Sponsor and status
Sponsor. Representative for Florida's 21st congressional district. Republican.
Last Updated: Mar 6, 1996
Length: 1 page
104th Congress, 1995–1996
Agreed To (Simple Resolution) on Mar 6, 1996
This simple resolution was agreed to on March 6, 1996. That is the end of the legislative process for a simple resolution.
H.Res. 370 (104th) was a simple resolution in the United States Congress.
A simple resolution is used for matters that affect just one chamber of Congress, often to change the rules of the chamber to set the manner of debate for a related bill. It must be agreed to in the chamber in which it was introduced. It is not voted on in the other chamber and does not have the force of law.
This simple resolution was introduced in the 104th Congress, which met from Jan 4, 1995 to Oct 4, 1996. Legislation not enacted by the end of a Congress is cleared from the books.
How to cite this information.
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GovTrack.us. (2020). H.Res. 370 — 104th Congress: Waiving points of order against the conference report to accompany the bill (H.R. 927) to ... Retrieved from https://www.govtrack.us/congress/bills/104/hres370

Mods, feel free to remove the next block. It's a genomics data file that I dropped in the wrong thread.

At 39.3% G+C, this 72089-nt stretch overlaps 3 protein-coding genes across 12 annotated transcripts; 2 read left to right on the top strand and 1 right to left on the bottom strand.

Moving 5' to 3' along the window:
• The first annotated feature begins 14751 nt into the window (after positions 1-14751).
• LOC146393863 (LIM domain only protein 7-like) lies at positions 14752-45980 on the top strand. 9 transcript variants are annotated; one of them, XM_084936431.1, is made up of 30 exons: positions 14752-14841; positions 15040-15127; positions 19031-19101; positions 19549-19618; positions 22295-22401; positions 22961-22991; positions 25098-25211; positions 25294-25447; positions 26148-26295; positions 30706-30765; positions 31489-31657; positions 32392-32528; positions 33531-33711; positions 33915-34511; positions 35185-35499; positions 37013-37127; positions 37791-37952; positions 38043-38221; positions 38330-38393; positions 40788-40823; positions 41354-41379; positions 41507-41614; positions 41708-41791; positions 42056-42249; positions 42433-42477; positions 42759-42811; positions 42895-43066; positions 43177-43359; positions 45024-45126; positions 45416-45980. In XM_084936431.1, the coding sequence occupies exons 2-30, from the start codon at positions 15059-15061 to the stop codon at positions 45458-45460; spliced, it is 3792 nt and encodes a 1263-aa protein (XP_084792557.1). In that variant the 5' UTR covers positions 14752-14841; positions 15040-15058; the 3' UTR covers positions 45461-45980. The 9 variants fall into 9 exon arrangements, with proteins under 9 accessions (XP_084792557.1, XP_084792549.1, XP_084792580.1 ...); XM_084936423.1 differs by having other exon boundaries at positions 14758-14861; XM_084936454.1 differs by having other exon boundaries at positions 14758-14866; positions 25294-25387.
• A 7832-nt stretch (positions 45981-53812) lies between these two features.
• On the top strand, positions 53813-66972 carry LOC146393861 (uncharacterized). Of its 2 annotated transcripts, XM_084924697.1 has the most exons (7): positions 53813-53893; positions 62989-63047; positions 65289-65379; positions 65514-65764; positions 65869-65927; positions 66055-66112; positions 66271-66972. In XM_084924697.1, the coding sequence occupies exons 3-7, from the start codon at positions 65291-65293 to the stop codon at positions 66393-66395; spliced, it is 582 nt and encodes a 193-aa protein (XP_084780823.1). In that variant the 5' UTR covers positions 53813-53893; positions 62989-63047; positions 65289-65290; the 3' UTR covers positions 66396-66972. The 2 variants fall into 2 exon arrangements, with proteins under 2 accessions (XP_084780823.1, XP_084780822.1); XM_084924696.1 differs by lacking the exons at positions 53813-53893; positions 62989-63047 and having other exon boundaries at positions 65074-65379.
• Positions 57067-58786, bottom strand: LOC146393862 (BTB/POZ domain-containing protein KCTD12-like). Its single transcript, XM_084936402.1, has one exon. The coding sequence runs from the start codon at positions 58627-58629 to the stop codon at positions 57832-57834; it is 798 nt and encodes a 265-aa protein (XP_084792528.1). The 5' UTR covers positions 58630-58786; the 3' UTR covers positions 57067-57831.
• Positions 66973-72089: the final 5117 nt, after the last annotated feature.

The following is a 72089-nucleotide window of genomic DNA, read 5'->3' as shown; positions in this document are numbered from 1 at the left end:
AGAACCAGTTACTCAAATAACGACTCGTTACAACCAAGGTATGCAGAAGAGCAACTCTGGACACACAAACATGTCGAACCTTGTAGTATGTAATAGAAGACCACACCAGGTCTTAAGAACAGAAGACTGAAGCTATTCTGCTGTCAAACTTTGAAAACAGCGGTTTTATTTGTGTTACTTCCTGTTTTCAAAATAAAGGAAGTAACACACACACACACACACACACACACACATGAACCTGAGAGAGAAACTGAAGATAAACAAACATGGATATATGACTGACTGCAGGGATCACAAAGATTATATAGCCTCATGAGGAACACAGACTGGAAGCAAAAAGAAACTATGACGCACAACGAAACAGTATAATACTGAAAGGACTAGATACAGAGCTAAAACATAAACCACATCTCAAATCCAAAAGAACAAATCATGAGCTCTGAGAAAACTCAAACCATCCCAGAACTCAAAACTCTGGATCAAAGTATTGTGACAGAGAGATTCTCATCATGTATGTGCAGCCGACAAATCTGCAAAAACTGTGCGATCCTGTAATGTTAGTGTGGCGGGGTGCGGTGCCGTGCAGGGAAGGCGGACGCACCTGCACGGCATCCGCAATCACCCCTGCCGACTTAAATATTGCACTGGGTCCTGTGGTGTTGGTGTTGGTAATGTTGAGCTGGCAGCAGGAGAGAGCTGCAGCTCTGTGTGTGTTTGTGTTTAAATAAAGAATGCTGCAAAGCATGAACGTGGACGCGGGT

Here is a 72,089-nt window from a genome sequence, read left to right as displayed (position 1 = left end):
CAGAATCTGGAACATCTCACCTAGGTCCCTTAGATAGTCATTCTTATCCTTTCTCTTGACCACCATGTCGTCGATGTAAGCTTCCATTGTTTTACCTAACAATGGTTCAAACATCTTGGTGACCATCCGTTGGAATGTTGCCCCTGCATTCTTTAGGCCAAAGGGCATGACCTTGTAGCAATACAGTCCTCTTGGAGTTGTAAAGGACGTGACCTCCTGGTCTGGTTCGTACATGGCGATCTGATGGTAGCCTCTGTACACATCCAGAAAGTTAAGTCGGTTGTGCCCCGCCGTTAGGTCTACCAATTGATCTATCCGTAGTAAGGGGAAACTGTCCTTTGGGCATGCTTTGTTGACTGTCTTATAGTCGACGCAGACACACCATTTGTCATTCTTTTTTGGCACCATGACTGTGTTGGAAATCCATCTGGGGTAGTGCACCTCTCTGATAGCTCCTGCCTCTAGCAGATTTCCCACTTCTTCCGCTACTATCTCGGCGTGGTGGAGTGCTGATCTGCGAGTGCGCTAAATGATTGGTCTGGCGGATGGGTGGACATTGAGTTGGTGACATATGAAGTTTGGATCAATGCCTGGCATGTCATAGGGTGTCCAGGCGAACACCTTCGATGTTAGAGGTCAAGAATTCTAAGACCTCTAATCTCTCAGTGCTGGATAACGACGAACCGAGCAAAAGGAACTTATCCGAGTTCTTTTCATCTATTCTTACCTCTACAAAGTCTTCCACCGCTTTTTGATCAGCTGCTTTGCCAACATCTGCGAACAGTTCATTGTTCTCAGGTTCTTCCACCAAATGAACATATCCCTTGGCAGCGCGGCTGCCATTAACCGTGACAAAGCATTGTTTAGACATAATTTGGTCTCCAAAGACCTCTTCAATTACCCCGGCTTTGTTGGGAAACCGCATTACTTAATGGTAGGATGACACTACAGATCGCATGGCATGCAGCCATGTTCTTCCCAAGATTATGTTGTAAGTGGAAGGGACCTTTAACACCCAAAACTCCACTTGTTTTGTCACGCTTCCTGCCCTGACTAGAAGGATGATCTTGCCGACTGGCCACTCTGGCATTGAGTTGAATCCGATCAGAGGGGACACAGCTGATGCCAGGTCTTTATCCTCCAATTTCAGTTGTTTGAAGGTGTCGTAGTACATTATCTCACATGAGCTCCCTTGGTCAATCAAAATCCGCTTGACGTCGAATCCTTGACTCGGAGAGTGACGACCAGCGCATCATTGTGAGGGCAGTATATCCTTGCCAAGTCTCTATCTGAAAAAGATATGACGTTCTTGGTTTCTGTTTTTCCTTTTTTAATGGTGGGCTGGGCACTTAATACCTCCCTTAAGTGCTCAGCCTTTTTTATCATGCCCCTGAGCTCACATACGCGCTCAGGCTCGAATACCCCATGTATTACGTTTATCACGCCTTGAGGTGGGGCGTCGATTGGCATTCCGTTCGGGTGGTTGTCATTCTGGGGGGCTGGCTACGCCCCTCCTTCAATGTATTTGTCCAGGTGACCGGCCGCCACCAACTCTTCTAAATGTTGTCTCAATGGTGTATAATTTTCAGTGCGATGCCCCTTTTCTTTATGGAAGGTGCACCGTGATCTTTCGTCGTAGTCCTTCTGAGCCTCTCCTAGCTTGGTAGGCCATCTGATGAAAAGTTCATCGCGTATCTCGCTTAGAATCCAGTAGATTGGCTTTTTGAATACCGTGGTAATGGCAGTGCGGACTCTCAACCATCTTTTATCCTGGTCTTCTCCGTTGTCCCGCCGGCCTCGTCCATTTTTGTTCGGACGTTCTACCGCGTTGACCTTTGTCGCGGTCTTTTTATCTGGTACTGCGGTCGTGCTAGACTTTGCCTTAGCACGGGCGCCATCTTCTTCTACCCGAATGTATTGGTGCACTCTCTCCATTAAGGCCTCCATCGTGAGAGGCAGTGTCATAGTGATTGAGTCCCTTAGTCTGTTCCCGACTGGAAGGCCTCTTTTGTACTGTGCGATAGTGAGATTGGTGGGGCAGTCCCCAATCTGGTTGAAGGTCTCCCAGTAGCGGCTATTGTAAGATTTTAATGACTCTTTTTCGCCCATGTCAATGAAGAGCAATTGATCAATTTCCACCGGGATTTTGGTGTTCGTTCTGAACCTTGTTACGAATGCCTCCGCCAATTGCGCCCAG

“H.Res. 370 — 104th Congress: Waiving points of order against the conference report to accompany the bill (H.R. 927) to ...” www.GovTrack.us. 1996. March 31, 2020 <https://www.govtrack.us/congress/bills/104/hres370>
Waiving points of order against the conference report to accompany the bill (H.R. 927) to seek international sanctions against the Castro government in Cuba, to plan for support of a transition government leading to a democratically elected government in Cuba, and for other purposes, H.R. Res. 370, 104th Cong. (1996).
|title=H.Res. 370 (104th)
|accessdate=March 31, 2020
|author=104th Congress (1996)
|date=March 5, 1996
|quote=Waiving points of order against the conference report to accompany the bill (H.R. 927) to ...
Where is this information from?
GovTrack automatically collects legislative information from a variety of governmental and non-governmental sources. This page is sourced primarily from Congress.gov, the official portal of the United States Congress. Congress.gov is generally updated one day after events occur, and so legislative activity shown here may be one day behind. Data via the congress project.